Most oceanic and atmospheric indices reflect a continuation of ENSO-neutral conditions. However,
there are indications of a slow evolution towards a warm episode. Since late June 2001 sea surface temperatures (SSTs) have become anomalously warm in
the central equatorial Pacific, with anomalies near 1°C just to the west of the date line (Fig. 1).
During the same period, subsurface temperature anomalies have remained positive in the central equatorial Pacific between 160°E and 120°W (Fig. 2), indicating a deeper-than-normal thermocline in that region. Similar patterns have been observed immediately prior to the onset of previous warm episodes.
In recent months, many tropical Pacific atmospheric and oceanic variables have been strongly modulated by intraseasonal (30-60 day) fluctuations, associated
with the Madden-Julian Oscillation (MJO). Low-level wind fluctuations over the central and western tropical Pacific have been consistent with this activity
(Fig. 3). In the past, the convectively active phase of the MJO has been instrumental in producing low-level westerly wind bursts that are linked to subsequent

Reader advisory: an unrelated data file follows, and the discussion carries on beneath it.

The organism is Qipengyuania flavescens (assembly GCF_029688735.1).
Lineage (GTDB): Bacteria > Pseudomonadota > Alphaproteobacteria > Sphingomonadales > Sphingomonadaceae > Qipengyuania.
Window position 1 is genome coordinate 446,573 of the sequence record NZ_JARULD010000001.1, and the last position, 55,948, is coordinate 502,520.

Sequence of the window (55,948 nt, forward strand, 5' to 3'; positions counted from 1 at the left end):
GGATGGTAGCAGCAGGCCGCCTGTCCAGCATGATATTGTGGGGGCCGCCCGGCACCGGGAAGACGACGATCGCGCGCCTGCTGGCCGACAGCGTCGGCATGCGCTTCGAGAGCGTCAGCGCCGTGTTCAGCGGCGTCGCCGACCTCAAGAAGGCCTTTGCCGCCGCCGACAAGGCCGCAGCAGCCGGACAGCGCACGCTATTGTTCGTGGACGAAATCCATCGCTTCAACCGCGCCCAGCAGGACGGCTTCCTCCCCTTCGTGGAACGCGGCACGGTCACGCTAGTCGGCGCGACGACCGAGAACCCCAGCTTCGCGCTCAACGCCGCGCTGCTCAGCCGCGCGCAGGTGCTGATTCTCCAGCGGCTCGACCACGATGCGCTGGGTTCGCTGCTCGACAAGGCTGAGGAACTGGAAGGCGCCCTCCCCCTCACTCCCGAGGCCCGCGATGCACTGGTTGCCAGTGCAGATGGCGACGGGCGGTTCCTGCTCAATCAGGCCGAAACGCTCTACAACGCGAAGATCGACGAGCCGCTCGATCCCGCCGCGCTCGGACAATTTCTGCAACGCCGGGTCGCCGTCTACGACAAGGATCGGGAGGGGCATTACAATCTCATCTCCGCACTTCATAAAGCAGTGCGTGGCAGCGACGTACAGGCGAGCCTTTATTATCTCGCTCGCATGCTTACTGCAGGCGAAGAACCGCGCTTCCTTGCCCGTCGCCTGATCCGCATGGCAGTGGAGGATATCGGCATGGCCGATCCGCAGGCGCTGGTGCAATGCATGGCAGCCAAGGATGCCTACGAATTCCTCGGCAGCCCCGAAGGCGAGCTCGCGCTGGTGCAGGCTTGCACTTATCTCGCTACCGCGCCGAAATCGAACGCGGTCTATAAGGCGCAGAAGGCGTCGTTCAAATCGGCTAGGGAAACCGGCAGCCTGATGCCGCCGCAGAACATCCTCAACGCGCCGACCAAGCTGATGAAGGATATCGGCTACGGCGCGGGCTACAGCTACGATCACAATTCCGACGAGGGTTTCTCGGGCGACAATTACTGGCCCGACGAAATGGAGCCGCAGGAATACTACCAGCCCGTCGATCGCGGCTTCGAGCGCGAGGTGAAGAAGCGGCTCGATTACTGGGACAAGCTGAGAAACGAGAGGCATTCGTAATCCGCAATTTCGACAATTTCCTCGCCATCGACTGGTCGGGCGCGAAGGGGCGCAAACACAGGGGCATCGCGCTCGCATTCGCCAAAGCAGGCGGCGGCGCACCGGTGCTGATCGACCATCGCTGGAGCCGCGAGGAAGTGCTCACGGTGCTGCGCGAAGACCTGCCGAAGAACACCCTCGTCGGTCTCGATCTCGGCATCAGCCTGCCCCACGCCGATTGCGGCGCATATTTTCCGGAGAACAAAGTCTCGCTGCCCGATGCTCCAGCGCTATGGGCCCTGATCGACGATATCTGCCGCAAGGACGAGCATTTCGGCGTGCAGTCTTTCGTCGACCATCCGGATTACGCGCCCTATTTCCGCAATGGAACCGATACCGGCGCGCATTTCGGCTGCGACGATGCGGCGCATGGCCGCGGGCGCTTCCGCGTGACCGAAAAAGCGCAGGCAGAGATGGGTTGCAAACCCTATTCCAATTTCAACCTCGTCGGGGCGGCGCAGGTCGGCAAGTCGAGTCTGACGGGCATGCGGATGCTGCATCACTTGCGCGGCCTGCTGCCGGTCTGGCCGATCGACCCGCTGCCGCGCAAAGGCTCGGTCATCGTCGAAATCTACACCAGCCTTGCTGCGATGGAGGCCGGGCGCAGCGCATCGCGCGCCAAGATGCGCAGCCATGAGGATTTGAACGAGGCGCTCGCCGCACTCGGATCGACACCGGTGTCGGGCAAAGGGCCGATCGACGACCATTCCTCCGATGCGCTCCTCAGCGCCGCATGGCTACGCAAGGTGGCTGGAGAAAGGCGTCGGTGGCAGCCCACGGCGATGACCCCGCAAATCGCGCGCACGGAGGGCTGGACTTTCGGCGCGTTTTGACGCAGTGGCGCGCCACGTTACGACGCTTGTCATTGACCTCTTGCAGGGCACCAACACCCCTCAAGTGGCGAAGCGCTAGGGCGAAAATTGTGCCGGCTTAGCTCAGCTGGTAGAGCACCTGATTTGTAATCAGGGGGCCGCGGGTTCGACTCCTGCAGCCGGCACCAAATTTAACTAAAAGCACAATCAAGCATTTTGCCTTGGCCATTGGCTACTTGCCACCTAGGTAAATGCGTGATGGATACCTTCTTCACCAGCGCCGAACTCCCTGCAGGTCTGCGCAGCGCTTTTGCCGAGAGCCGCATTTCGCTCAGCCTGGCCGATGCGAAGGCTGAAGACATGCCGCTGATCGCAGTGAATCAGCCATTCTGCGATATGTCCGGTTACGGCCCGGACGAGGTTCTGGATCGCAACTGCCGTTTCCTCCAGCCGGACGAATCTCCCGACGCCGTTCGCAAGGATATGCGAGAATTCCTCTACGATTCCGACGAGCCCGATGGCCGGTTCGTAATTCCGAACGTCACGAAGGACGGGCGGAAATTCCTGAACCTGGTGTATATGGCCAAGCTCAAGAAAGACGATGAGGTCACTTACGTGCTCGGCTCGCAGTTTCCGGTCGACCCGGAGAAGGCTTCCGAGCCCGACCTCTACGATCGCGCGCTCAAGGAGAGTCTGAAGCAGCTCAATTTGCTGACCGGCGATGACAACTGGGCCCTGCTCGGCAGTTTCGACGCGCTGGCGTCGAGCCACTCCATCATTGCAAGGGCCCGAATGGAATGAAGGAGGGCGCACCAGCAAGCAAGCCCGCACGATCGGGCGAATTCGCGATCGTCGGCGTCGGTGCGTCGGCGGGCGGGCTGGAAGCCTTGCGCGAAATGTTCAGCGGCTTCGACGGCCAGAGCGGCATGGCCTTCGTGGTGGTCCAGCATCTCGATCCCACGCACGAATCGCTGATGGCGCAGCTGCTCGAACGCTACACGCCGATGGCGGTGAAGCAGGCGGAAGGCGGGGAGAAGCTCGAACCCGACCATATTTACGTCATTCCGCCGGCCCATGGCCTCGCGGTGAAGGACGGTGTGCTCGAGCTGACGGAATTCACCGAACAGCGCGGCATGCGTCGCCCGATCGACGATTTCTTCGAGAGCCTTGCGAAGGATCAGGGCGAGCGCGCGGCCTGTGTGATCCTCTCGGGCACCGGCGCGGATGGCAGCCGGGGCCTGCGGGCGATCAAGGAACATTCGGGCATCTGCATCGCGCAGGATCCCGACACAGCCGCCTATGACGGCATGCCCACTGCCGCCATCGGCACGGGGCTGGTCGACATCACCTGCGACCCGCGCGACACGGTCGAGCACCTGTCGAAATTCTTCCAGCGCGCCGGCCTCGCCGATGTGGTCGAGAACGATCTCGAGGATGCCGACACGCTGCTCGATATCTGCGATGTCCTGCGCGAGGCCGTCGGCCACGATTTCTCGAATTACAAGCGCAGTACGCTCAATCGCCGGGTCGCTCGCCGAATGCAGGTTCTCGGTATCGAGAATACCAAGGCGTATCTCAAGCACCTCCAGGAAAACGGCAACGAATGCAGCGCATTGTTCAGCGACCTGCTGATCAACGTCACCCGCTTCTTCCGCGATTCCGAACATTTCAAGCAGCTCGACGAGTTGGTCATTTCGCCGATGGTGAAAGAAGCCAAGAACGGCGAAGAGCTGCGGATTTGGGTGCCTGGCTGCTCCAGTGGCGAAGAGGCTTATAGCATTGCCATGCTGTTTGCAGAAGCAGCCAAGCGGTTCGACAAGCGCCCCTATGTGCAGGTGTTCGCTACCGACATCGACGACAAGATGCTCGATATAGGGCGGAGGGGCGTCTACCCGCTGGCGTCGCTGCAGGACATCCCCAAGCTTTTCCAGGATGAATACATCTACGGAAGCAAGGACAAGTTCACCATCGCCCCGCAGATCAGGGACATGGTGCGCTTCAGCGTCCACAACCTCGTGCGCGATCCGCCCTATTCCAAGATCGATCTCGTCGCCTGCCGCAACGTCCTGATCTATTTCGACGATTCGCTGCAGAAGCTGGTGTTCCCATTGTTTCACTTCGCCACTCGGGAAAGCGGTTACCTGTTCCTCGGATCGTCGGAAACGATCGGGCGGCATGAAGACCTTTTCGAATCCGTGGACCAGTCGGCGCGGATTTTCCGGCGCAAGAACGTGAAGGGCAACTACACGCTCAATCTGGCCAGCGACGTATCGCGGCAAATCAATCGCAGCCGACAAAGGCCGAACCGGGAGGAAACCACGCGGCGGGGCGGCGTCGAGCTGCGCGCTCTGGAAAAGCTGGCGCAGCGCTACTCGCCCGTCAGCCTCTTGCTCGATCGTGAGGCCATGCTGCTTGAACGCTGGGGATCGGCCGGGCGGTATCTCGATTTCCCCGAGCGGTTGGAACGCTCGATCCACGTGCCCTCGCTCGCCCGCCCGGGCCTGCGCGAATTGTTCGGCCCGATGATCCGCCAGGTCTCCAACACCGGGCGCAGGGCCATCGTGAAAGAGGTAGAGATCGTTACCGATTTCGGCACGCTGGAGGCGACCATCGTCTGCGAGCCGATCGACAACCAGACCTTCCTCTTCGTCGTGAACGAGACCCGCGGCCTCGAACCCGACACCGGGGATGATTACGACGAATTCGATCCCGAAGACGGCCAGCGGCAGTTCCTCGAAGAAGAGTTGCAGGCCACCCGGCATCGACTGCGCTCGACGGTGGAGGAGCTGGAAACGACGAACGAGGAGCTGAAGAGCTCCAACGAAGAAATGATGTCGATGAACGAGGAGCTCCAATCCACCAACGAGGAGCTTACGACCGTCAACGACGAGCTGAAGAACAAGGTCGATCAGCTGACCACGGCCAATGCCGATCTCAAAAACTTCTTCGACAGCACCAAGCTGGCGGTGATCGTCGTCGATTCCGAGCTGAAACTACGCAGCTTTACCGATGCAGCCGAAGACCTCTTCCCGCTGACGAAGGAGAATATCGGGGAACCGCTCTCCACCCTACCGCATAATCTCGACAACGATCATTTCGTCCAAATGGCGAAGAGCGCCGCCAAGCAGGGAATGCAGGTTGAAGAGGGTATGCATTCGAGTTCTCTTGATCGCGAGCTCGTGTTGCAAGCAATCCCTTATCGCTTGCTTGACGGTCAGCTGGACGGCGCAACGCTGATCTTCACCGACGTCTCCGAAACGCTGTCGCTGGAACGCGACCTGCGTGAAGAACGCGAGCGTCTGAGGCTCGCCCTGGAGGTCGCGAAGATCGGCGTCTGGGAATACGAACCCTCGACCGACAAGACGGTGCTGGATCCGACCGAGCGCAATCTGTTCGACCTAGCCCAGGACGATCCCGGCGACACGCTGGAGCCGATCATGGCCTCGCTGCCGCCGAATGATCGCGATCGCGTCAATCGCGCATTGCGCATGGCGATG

oceanic warming in the eastern equatorial Pacific during the onset phase of warm episodes, especially during the transition seasons (March-May and
September-November). A significant westerly wind burst occurred over the western equatorial Pacific during mid-October. November featured
stronger-than-normal easterlies in this region during the first three weeks, followed by westerly anomalies during the last week of the month.
The majority of the latest statistical and coupled model predictions indicate near-normal conditions in the equatorial Pacific during the next three to six months.
However, all of these prediction techniques have difficulty in making skillful forecasts during ENSO transitions. Considering the time of year, and the observed
oceanic and atmospheric circulation patterns, it seems most likely that a gradual evolution to warm episode conditions will continue in the tropical Pacific over
the next several months.
Weekly updates for SST, 850-hPa wind, OLR and the
equatorial subsurface temperature structure are available on the Climate Prediction Center
homepage at: http://www.cpc.ncep.noaa.gov (Weekly Update).
Forecasts for the evolution of El Niņo/La Niņa are updated monthly in CPC's
Climate Diagnostics Bulletin Forecast Forum. To receive an e-mail notification when updated ENSO Diagnostic Discussions are released please send your e-mail address to: